Standing in vibrant, defiant contrast to some of the more sophisticated, serious cocktail dens, there is nothing subtle about Otto’s Shrunken Head. The unabashedly boisterous East Village haunt has been warming hearts and freezing brains with their potent lineup of tropical tiki drinks and boozy slushies for well over a decade now, and judging by Otto’s near constant stream of spirited, party-hardy customers, it won’t be hanging up its faux grass skirt anytime soon. The daiquiris here wouldn’t charm classic daiquiri lover Ernest Hemingway, but loaded with liquor and bursting with bananas, mangos or strawberries, odds are he couldn’t have handled them anyway.
While this laid-back, 1970’s-inspired second-floor lounge features a deep and ever-changing menu of original tipples—organized into four overlapping categories: refreshing, spirituous, comforting and adventurous—you can never go wrong with “just three ingredients and the truth,” according to a tweet from the Alphabet City spot that deftly describes their picture-perfect daiquiri. There’s no better place to spend a lazy Sunday than this cozy, unpretentious bar, where the conversation flows freely and time passes slowly. And the daiquiris, in that classic combination of rum, simple syrup and fresh lime juice, shaken, served up and sipped with pleasure, are just $10 a pop.
Quirky midcentury design details like the bright-teal, ocean-like ceiling, ornate chandeliers and cream studded-leather bucket chairs help set the tone at Cienfuegos, Alphabet City’s hole-in-the-wall Cuban restaurant and cocktail bar. On any given night, the atmosphere inside the narrow cafe is reminiscent of a Caribbean vacation—lively and fun, with just enough foodie-focused touches to qualify it as a fantastic date spot. The cocktail list revolves around Cuba’s favorite liquor, of course, with drinks ranging from festive punch bowls fit for communal imbibing to thoughtfully updated classic cocktails and the dangerously powerful Zombie (only one per customer—house rules). The guacamole and plantain chips are a must, as is the Captains Blood cocktail, a daiquiri-like blend of Appleton 12 Year rum, fresh lime juice, demerara syrup and a leveling dash of Angostura bitters. Go ahead and grab your Panama hat, compañero.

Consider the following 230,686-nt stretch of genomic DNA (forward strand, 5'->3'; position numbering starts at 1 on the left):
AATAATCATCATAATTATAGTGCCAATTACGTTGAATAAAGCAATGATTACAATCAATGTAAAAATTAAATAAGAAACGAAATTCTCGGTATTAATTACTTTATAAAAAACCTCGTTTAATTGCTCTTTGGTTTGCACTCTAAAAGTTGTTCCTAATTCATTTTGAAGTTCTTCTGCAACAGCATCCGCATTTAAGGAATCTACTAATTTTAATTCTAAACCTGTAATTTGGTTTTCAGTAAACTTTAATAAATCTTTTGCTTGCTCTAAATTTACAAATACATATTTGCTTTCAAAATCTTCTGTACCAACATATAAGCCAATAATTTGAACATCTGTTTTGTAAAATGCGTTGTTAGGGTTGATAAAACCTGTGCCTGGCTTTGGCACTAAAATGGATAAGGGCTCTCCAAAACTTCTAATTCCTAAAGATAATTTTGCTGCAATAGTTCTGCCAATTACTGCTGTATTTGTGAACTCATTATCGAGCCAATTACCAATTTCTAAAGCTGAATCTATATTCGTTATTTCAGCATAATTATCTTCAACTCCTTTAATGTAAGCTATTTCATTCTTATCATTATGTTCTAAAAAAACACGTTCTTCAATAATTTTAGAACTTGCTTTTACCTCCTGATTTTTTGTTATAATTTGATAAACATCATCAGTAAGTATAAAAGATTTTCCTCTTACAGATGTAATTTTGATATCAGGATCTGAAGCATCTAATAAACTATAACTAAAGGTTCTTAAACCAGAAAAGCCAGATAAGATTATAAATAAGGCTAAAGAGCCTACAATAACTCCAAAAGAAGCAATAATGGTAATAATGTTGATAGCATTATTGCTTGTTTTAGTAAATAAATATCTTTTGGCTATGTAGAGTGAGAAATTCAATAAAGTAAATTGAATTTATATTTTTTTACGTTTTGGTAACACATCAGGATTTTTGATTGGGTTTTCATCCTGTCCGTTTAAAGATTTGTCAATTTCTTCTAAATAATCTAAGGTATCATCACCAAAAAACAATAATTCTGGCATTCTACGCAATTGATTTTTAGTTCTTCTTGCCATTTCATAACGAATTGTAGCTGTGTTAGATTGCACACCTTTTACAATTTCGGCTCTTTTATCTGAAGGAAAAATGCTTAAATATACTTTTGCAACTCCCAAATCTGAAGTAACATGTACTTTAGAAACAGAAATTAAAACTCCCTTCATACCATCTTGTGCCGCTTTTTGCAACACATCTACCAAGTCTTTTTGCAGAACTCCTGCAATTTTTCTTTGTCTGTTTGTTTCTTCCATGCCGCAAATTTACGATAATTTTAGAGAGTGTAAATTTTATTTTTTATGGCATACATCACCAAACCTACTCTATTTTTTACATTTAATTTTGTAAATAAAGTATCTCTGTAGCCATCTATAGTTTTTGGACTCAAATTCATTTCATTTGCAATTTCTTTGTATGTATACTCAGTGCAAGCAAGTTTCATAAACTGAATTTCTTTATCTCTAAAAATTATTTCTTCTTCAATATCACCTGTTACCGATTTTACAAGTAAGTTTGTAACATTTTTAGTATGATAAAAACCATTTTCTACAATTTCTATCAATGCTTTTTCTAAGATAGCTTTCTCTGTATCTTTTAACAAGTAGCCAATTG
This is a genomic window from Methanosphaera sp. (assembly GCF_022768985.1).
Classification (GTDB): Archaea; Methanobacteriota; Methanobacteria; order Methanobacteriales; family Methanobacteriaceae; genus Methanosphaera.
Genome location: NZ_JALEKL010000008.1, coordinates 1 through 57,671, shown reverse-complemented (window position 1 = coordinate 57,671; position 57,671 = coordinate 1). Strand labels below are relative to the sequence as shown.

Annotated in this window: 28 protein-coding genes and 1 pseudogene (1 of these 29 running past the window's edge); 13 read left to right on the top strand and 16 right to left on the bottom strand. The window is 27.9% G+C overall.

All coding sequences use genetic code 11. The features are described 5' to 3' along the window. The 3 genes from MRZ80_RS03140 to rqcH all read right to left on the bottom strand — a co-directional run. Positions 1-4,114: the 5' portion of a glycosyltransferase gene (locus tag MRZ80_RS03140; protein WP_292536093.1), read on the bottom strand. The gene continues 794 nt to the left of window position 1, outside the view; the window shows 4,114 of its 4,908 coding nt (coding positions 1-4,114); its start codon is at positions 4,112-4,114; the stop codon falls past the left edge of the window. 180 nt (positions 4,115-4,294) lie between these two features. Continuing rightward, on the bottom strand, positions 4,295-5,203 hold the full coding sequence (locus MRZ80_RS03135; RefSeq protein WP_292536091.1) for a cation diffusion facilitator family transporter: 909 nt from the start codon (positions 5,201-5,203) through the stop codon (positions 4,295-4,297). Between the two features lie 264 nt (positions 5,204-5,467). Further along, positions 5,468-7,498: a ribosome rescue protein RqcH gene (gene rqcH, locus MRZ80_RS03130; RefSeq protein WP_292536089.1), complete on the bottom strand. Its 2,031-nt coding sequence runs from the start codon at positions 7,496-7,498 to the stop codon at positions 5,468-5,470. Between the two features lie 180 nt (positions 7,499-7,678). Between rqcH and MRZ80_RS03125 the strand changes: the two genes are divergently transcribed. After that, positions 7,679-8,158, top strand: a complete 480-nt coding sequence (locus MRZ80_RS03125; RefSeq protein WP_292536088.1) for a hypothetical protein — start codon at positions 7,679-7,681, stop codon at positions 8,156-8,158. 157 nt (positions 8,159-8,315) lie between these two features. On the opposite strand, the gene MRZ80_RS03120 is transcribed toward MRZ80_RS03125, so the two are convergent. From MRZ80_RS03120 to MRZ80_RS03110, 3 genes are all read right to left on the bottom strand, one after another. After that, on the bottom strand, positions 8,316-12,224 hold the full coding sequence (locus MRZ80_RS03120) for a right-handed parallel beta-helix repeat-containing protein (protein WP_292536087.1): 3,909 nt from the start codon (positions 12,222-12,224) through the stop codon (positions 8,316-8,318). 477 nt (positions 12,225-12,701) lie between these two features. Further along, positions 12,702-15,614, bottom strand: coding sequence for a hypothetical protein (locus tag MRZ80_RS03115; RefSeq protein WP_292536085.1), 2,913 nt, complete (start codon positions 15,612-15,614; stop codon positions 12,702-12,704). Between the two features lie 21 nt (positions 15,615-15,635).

Long Island City might not yet be synonymous with quality craft cocktails just yet, but if Dutch Kills is any indication, it’s well on its way. The high ceilinged, dimly lit cocktail lounge boasts a boatload of retro quirk and a serious beverage program. Many of Dutch Kills’ top-notch libations have been carefully adapted from classic midcentury bartending manuals, and each is listed on the adorable illustrated menu. Aesthetics aside, Dutch Kills has one thing going for it that’s guaranteed to charm the pants off booze hounds from Brooklyn to the Bronx—a killer Happy Hour, Sundays through Thursdays from 5 to 7pm, that features $8 traditional light rum and modified dark rum daiquiris. Run, don’t walk.
South Williamsburg’s chillest piano bar delivered a breath of breezy fresh air to the neighborhood when it opened last spring, and it continues to spread the Southern love with every deliciously creative cocktail and the down-home, Cajun-inspired snacks it serves. Parisian mixologist Nico de Soto, of the ultra-swanky Experimental Cocktail Club and Mace, is the man behind Loosie’s ambitious beverage menu, which includes a variety of draft cocktails as well as the particularly noteworthy Plantain Daiquiri, a frozen blend of real roasted plantains, rum, demerara syrup, nutty green tea and a hit of fresh lime juice for kick. Trust us, nothing cools the flames of a spicy po’boy quite like this icy tropical treat.